Research and data

How mobile technology increases veteran healthcare and wellbeing

How Mobile Technology Increases Veteran Healthcare and Wellbeing

We had the great pleasure of speaking with Dr. Keith McInnes about social health concerns among the veteran population experiencing homelessness. According to the U.S. Department of Housing and Urban Development, there are upward of 40,000 veterans experiencing homelessness. With that, 40,000 veterans have lower odds of maintaining ideal healthcare arrangements (mental and physical) given their environment. This higher risk profile of veterans experiencing homelessness, along with potential traumas they experienced through their service to our country, highlights the importance of a direct line of communication with healthcare providers and contacts at local VA service providers. 

Distributing devices that can help bolster veteran healthcare

One effort that Dr. McInnes discussed was the distribution of mobile technology devices (tablets and smartphones) that can keep the veteran population experiencing homeless better tied to resources that help maintain wellness. 

The VA’s mission is “to fulfill President Lincoln’s promise to care for him who shall have borne the battle, and for his widow, and his orphan by serving and honoring the men and women who are America’s Veterans.”

It’s safe to say that President Lincoln probably never dreamed of the digital technologies that could aid in maintaining that missive and working to intrinsically bolster veteran health through the use of these devices. Yet, here we are.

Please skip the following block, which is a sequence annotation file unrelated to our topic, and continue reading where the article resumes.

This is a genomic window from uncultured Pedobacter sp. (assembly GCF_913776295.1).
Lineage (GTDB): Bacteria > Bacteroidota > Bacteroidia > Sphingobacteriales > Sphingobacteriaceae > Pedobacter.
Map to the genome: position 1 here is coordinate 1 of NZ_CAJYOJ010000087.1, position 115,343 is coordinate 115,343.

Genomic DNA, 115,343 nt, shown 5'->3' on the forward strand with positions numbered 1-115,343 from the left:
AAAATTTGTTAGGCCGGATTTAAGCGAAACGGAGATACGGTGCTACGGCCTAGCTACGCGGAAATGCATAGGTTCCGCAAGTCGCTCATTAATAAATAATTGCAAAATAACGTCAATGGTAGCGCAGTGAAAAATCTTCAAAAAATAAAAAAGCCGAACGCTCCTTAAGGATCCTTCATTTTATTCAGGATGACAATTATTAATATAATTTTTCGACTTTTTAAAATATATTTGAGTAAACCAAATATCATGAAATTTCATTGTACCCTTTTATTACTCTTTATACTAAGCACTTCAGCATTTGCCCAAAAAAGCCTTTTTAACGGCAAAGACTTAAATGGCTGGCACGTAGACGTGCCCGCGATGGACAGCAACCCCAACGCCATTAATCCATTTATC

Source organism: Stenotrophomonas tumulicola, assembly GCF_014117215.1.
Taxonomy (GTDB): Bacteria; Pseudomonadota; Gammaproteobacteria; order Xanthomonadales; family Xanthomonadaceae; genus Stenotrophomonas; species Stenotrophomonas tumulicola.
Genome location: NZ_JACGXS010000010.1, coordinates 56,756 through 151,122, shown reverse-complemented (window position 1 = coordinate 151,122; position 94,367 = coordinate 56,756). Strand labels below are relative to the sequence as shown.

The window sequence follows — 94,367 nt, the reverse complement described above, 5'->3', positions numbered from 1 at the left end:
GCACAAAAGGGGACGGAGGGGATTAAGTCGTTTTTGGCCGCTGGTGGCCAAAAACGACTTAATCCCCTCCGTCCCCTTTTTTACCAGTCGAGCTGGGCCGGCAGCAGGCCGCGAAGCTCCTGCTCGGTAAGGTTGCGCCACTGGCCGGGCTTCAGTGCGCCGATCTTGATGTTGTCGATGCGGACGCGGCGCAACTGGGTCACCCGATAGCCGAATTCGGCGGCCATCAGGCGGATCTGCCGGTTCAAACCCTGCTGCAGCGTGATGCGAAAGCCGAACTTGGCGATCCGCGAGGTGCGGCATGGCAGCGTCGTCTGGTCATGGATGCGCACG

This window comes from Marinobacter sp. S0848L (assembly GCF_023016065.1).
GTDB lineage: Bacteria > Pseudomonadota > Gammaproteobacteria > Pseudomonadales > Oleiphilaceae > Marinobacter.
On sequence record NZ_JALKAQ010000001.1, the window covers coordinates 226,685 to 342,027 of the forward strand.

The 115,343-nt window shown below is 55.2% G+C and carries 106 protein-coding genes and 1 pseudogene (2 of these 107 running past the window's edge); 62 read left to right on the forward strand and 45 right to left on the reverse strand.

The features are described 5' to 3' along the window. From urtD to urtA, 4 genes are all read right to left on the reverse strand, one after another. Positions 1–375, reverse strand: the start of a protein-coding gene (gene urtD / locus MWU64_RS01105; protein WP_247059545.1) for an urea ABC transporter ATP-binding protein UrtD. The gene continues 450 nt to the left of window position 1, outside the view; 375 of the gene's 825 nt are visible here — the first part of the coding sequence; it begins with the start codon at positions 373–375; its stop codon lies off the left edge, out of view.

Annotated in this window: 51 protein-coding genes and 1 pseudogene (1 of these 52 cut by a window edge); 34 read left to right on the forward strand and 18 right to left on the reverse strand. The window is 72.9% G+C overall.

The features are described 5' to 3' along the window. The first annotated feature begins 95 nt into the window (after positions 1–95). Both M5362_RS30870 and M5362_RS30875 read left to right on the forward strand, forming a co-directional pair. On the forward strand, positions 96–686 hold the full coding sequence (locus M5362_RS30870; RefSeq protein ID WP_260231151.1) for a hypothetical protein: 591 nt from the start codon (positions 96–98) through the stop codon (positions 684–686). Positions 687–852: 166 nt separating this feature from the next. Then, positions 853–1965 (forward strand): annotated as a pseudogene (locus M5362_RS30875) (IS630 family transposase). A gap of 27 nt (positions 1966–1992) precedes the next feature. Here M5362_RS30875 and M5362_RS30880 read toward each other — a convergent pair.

Despite the potential benefits, Dr. McInnes mentioned a large challenge is making veterans aware of the existence of these programs. How do we get these mobile technologies into veterans’ hands so they can have more control over their personal health management? 

A major component of veteran healthcare management is connected with the VA’s electronic medical record system. This system enables veterans, and those they give permissions to, to easily access their records so they can better manage and maintain their healthcare. This system allows veterans to check in with their providers, handle appointment scheduling, receive timely insights into lab results, and manage prescribed medications. 

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How veterans engage with mobile technology

Dr. McInnes spends his time at the VA studying how veterans engage with various technologies. This includes how they use the personal health record that is tied to the VA electronic health record system, how mobile technologies can assist veterans and their health care providers stay in touch, and how veterans use technologies for issues beyond immediate healthcare needs, such as to maintain social networks, and to seek and retain jobs. Often his work examines issues of design and functionality of the technology platform and tools, to bolster ease-of-use and expand veteran health communications. 

“I really like the interaction with patients and veterans, and seeing which technologies are helpful, which ones aren’t, or where they’re having difficulty with the existing technologies and how we can make them better,” said McInnes. “Initially, I tried out what it would look like to train veterans who have either HIV or Hepatitis C in a group setting with others with the same condition on how to make better use of their personal health records. What was very interesting to me was, for a number of reasons, some group dynamics surrounding the stigma related to HIV and Hepatitis C, and thus, technology could actually be quite helpful there.”